Engagement: The Journey
By: Camille Carloss
It’s that time of year again. Birds are singing, flowers are growing, sun is shining (and kicking butt, if you’re in the south) and there are a new group of engaged couples. All those who got engaged last spring have gotten married or they are almost there. But soon the excitement of the new engagement will wear off and then the temptations will start…
When I first became engaged I was warned to have the shortest possible engagement. Unfortunately, because of our situation of both living abroad, we have had to wait over a year for engagement- something I would never wish upon anyone. But even when this advice was told to me, I didn’t really take it to heed. I quickly learned that the advice was very wise. Engagement brought a change that I really didn’t expect.
I don’t know about you, but always expected to feel different when I turned “monumental” age. The day I turned 18, I did not feel some tangible change, where I suddenly felt like an adult. The ages of 10, 13, 18, and 21 came and I never really felt different. But with engagement, I did feel a change. There was something different in engagement, that I never expected before it happened. And I can’t really explain it or put my finger on it, except to say that it does feel different.
More recently, I’ve been reflecting that the period of engagement is a bit like the novitiate in religious life. Obviously, there are stark differences between religious and married life. I am not attempting to make direct parallels are analogies, because they will always fall short. This being said, I would argue that the time of the novitiate in religious life does have some similarities to engagement and looking towards religious formation can strengthen and encourage those in the engagement process. New Catholic Encyclopedia describes the novitiate as follows: “The novitiate is the required probationary period prior to profession of vows in a religious institute during which time the aspiring religious is initiated into the life of the particular institute and his or her call (vocation ) to this institute verified.” The article continues to describe the novitiate process: “The intense, interactive yet individualized process deepens the novice's lifelong configuration to Christ begun at baptism.” How beautiful! And how beautiful would it be if we viewed engagement like this? Because, ultimately, this is what engagement is preparing for- for the new vocation of service, which, we hope, will lead us to Heaven, holiness, and configuration to Christ. Formation in the novitiate process ought be likened to marriage prep: “It includes formation in the cultivation of human and Christian virtues; prayer; asceticism; liturgy; the teachings of the Church; and the history, life, and rule of the particular institute.” All of this should be able to be said about preparation for marriage! Sometimes marriage prep is lacking, but ideally there should be a balance of theological teachings and practical advice (basically human and Christian virtue). Finally, the Encyclopedia states a reality that also exists for engagement: “As mature and responsible persons the novices share responsibility for their own formation and are expected to collaborate actively with the opportunities and graces of this process.” I’m sure the graces are different and, perhaps, less in engagement than marriage, but I do think there are special graces there. Grace is certainly needed in engagement and even if it isn’t expressly there, we can certainly ask for it!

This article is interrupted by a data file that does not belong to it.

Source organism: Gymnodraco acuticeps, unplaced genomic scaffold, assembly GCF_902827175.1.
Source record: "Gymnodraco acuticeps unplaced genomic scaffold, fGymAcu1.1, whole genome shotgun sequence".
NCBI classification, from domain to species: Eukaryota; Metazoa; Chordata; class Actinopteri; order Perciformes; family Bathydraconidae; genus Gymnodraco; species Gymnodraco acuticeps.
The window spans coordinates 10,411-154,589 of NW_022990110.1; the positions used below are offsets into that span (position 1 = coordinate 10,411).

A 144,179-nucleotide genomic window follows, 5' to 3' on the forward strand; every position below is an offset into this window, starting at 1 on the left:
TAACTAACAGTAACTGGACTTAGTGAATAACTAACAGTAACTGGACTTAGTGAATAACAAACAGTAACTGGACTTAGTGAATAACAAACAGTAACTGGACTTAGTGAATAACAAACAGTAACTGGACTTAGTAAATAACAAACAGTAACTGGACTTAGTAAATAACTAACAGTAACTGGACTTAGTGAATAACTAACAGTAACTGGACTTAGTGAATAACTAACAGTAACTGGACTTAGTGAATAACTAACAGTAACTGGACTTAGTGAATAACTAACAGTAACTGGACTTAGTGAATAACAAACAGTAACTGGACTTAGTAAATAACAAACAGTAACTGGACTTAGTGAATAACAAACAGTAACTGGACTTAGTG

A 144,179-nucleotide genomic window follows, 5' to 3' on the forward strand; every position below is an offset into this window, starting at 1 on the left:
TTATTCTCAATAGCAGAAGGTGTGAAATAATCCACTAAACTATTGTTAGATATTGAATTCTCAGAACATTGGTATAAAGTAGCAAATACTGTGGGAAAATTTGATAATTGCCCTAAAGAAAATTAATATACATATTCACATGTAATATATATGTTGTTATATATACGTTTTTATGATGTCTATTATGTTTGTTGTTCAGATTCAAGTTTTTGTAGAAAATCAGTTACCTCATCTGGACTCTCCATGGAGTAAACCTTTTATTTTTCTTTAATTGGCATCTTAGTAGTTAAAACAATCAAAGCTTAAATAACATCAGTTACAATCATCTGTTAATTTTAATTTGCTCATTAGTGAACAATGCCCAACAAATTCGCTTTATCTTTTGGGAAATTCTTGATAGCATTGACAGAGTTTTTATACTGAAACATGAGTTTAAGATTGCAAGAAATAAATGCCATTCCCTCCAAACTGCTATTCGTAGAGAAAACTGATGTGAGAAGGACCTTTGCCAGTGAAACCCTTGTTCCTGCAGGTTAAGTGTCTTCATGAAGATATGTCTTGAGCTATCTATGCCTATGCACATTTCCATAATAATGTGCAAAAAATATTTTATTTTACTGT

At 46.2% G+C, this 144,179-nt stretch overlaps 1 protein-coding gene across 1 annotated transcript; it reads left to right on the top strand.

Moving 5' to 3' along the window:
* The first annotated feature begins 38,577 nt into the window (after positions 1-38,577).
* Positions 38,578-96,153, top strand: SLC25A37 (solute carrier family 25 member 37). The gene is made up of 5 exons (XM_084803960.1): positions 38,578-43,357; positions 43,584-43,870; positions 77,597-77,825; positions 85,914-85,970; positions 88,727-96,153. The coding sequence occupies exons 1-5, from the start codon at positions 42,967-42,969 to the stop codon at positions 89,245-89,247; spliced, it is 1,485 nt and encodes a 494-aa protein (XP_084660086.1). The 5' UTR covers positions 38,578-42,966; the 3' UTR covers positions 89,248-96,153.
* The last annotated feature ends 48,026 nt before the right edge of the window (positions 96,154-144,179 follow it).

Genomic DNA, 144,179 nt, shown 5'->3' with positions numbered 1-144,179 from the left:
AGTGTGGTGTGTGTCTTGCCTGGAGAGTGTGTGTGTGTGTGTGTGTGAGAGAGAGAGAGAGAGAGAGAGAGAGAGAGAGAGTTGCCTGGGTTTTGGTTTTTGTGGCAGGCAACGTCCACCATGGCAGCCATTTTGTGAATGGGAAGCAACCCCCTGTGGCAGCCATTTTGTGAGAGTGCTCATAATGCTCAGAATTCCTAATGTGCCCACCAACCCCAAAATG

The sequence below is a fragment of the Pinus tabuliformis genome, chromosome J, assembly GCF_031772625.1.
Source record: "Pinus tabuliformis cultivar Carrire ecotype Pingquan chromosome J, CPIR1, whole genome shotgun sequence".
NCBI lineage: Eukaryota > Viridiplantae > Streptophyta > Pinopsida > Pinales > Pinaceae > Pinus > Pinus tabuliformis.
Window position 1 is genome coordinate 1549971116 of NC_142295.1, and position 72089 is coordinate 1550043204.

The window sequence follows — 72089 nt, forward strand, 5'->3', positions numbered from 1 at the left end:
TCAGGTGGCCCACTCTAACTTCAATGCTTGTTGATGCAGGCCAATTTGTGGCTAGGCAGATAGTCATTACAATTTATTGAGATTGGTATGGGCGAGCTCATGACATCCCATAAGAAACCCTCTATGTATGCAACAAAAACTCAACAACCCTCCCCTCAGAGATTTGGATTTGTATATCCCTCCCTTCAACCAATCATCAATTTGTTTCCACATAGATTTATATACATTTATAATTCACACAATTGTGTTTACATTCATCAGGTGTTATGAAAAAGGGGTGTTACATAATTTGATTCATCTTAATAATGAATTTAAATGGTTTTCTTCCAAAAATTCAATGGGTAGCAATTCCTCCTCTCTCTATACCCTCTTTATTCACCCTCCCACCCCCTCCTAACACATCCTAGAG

Now, all of this is beautiful. But if you know anyone in religious life or even have heard about religious life, you may have heard that the novitiate is one of the most difficult times in formation. Engagement is also difficult. Engagement is kind of the worst. That’s usually my response to close friends when they ask if I’m ready to be married/ how engagement is going. And the response I’ve gotten from already-married people? It’s a resounding “yes!” Apparently lots of people also thought engagement was the worst. But, upon reflecting, it makes complete sense that both the novitiate and engagement are very difficult times.
It makes so much sense that the enemy would launch vicious attacks during both of these formative times. What are some of the things the devil hates the most? Commitment, healthy families, purity, and, above all, holiness. It would make sense that when one is attempting to follow their path of holiness, that the devil would want to avoid that at all cost. I think that the devil sends temptations during engagement in order to get the couple to falter and eventually break off the engagement. Or, worse, perhaps he may even twist some into marriage and eventual divorce. I’m not sure. But I am sure that he’s working and he’s working hard. I am also sure that the Lord is working in our favor. He is working to teach us chastity and to teach us patience. He is working to show the grace that can come and He is so excited to bestow the bountiful graces of the sacrament of matrimony when the time comes.